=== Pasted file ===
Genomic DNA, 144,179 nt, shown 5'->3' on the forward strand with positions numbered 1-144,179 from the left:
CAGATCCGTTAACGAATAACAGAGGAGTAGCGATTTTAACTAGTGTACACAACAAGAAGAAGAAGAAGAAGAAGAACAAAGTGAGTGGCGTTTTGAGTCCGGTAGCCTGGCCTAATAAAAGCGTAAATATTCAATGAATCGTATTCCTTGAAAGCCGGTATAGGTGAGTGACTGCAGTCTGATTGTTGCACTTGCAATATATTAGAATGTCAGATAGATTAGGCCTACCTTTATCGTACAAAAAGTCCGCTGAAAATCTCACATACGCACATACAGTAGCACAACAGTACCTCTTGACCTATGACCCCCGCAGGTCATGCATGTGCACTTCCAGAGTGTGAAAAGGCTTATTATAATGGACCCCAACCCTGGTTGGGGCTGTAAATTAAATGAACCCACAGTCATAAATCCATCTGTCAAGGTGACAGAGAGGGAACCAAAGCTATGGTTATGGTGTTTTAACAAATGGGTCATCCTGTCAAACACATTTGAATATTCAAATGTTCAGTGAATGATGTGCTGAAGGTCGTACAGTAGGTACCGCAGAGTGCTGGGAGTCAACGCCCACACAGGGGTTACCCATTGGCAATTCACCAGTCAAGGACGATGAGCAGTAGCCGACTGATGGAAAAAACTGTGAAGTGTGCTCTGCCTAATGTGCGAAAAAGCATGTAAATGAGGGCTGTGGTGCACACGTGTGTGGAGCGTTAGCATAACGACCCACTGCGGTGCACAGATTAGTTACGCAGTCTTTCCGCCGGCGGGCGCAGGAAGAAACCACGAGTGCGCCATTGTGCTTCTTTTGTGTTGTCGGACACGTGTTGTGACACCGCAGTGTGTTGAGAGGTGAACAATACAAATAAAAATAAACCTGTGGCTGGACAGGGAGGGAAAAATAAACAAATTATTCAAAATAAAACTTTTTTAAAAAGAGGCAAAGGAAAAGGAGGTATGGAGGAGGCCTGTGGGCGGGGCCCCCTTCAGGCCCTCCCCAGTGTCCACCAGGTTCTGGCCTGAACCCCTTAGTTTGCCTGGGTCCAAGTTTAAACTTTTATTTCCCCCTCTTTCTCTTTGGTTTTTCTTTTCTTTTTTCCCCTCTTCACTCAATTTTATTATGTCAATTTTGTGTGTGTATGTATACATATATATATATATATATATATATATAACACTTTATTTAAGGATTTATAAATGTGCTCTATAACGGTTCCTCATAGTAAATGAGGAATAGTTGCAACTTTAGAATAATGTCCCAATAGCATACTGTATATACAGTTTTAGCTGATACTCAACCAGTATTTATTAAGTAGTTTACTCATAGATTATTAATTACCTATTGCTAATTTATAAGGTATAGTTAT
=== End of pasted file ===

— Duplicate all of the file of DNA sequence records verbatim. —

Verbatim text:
Genomic DNA, 144,179 nt, shown 5'->3' on the forward strand with positions numbered 1-144,179 from the left:
CAGATCCGTTAACGAATAACAGAGGAGTAGCGATTTTAACTAGTGTACACAACAAGAAGAAGAAGAAGAAGAAGAACAAAGTGAGTGGCGTTTTGAGTCCGGTAGCCTGGCCTAATAAAAGCGTAAATATTCAATGAATCGTATTCCTTGAAAGCCGGTATAGGTGAGTGACTGCAGTCTGATTGTTGCACTTGCAATATATTAGAATGTCAGATAGATTAGGCCTACCTTTATCGTACAAAAAGTCCGCTGAAAATCTCACATACGCACATACAGTAGCACAACAGTACCTCTTGACCTATGACCCCCGCAGGTCATGCATGTGCACTTCCAGAGTGTGAAAAGGCTTATTATAATGGACCCCAACCCTGGTTGGGGCTGTAAATTAAATGAACCCACAGTCATAAATCCATCTGTCAAGGTGACAGAGAGGGAACCAAAGCTATGGTTATGGTGTTTTAACAAATGGGTCATCCTGTCAAACACATTTGAATATTCAAATGTTCAGTGAATGATGTGCTGAAGGTCGTACAGTAGGTACCGCAGAGTGCTGGGAGTCAACGCCCACACAGGGGTTACCCATTGGCAATTCACCAGTCAAGGACGATGAGCAGTAGCCGACTGATGGAAAAAACTGTGAAGTGTGCTCTGCCTAATGTGCGAAAAAGCATGTAAATGAGGGCTGTGGTGCACACGTGTGTGGAGCGTTAGCATAACGACCCACTGCGGTGCACAGATTAGTTACGCAGTCTTTCCGCCGGCGGGCGCAGGAAGAAACCACGAGTGCGCCATTGTGCTTCTTTTGTGTTGTCGGACACGTGTTGTGACACCGCAGTGTGTTGAGAGGTGAACAATACAAATAAAAATAAACCTGTGGCTGGACAGGGAGGGAAAAATAAACAAATTATTCAAAATAAAACTTTTTTAAAAAGAGGCAAAGGAAAAGGAGGTATGGAGGAGGCCTGTGGGCGGGGCCCCCTTCAGGCCCTCCCCAGTGTCCACCAGGTTCTGGCCTGAACCCCTTAGTTTGCCTGGGTCCAAGTTTAAACTTTTATTTCCCCCTCTTTCTCTTTGGTTTTTCTTTTCTTTTTTCCCCTCTTCACTCAATTTTATTATGTCAATTTTGTGTGTGTATGTATACATATATATATATATATATATATATATAACACTTTATTTAAGGATTTATAAATGTGCTCTATAACGGTTCCTCATAGTAAATGAGGAATAGTTGCAACTTTAGAATAATGTCCCAATAGCATACTGTATATACAGTTTTAGCTGATACTCAACCAGTATTTATTAAGTAGTTTACTCATAGATTATTAATTACCTATTGCTAATTTATAAGGTATAGTTAT